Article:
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Let $TV$ denote the total variation semi-norm over domain $\Omega\subset \mathbb R^2$ which is open bounded with smooth boundary.

Let $\mathcal N$ denote the null space of $TV$. That is, a function belongs to $\mathcal N$ should be a constant. Let $P$ denote the projection operator onto $\mathcal N$.

My question: let a function $u\in L^\infty$ be given. Then do we have $$ P(u) = \frac1{|\Omega|}\int_\Omega u\,dx $$ hold? i.e., the projection gives the average of $u$?

thank you!

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  • $\begingroup$ "The" projection operator? A subspace by itself is not sufficient to define a projection onto it. If you have an inner product, then you can use that to define a particular projection, but a semi-norm is not enough. $\endgroup$ – Paul Sinclair Oct 17 '16 at 23:22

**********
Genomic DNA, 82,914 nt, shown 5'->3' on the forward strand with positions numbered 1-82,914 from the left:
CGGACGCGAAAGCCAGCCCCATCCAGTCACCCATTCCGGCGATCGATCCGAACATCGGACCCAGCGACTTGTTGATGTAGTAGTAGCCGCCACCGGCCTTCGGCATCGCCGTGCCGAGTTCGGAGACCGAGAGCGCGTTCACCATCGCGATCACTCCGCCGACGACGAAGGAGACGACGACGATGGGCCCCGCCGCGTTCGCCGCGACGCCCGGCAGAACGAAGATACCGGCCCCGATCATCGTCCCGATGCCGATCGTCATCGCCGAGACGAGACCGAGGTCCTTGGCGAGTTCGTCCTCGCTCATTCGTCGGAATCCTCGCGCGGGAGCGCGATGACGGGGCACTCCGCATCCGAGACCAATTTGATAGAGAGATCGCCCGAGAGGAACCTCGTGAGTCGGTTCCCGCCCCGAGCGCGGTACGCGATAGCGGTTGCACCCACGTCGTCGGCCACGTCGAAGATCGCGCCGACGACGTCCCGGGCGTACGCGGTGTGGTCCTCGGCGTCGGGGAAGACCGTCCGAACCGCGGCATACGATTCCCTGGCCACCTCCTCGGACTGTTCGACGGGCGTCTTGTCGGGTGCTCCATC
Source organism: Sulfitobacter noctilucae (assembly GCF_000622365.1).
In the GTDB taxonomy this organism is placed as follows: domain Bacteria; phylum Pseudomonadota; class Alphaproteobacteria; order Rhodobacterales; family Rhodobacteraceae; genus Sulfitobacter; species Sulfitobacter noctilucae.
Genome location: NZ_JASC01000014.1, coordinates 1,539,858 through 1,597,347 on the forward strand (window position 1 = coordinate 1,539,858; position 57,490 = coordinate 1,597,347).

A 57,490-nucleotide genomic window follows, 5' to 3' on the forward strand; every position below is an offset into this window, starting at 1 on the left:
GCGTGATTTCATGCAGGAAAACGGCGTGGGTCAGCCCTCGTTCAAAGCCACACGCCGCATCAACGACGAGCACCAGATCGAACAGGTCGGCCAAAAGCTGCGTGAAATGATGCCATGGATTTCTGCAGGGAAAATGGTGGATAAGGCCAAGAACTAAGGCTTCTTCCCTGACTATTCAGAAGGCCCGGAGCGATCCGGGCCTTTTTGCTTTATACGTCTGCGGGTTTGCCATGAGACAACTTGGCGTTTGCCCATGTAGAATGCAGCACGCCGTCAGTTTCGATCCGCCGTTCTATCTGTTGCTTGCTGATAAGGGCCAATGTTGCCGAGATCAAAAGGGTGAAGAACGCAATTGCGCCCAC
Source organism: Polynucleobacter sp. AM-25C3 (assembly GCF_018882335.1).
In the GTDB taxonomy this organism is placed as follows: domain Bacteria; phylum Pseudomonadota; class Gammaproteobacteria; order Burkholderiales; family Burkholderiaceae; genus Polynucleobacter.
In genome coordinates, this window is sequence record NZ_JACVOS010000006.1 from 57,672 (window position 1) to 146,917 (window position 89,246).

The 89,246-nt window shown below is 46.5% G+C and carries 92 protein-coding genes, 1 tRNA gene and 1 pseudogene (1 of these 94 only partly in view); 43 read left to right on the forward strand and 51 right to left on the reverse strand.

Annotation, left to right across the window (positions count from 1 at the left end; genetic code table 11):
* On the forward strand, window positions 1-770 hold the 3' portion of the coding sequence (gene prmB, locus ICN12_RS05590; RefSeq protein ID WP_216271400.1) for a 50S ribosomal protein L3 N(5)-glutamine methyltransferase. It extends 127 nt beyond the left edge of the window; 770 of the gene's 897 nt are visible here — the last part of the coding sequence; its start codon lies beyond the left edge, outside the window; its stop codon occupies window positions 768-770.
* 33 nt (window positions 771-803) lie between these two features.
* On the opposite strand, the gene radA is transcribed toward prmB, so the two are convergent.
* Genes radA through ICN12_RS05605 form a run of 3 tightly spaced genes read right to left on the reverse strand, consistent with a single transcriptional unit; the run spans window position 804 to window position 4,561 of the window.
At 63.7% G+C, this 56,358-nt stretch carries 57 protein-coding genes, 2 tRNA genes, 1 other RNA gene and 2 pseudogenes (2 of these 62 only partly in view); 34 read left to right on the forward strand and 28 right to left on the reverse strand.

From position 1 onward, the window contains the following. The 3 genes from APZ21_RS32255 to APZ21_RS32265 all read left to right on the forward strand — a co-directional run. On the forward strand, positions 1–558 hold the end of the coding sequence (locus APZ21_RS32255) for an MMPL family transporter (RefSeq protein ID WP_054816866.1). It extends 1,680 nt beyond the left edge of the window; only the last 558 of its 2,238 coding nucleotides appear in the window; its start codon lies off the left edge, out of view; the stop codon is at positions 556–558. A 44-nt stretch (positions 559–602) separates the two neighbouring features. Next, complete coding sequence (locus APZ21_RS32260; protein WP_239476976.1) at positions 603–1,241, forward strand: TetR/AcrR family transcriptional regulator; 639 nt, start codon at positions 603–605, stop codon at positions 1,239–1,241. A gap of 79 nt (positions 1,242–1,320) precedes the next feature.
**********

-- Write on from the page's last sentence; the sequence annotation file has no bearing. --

• $\begingroup$ @PaulSinclair this is what I thought... but I'm reading a paper in which they use the exact thing I wrote here, and it troubles me a lot. But I don't have a way to fix this since bounded variation does not have an inner product ... $\endgroup$ – spatially Oct 17 '16 at 23:29
  • $\begingroup$ @PaulSinclair I'll link the paper I'm reading. That might be helpful $\endgroup$ – spatially Oct 17 '16 at 23:32
  • $\begingroup$ Either they define the projection in some way elsewhere in the paper, or they meant "a" projection operator and failed to notice the error. Certainly $P$ defines a projection onto $\mathcal N$, but so does any multiple of $P$, and one can easily build other projections. $\endgroup$ – Paul Sinclair Oct 18 '16 at 14:00
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The projection operator you wrote down is the projection onto $\mathcal N$ with respect to the $L^2$-scalar product: Let $u\in L^2(\Omega)$ and $v\in \mathcal N$ be given, that is, $v$ is constant. Then $$ \int_\Omega( u-P(u))v dx = v \cdot |\Omega| (P(u)-P(u))=0. $$

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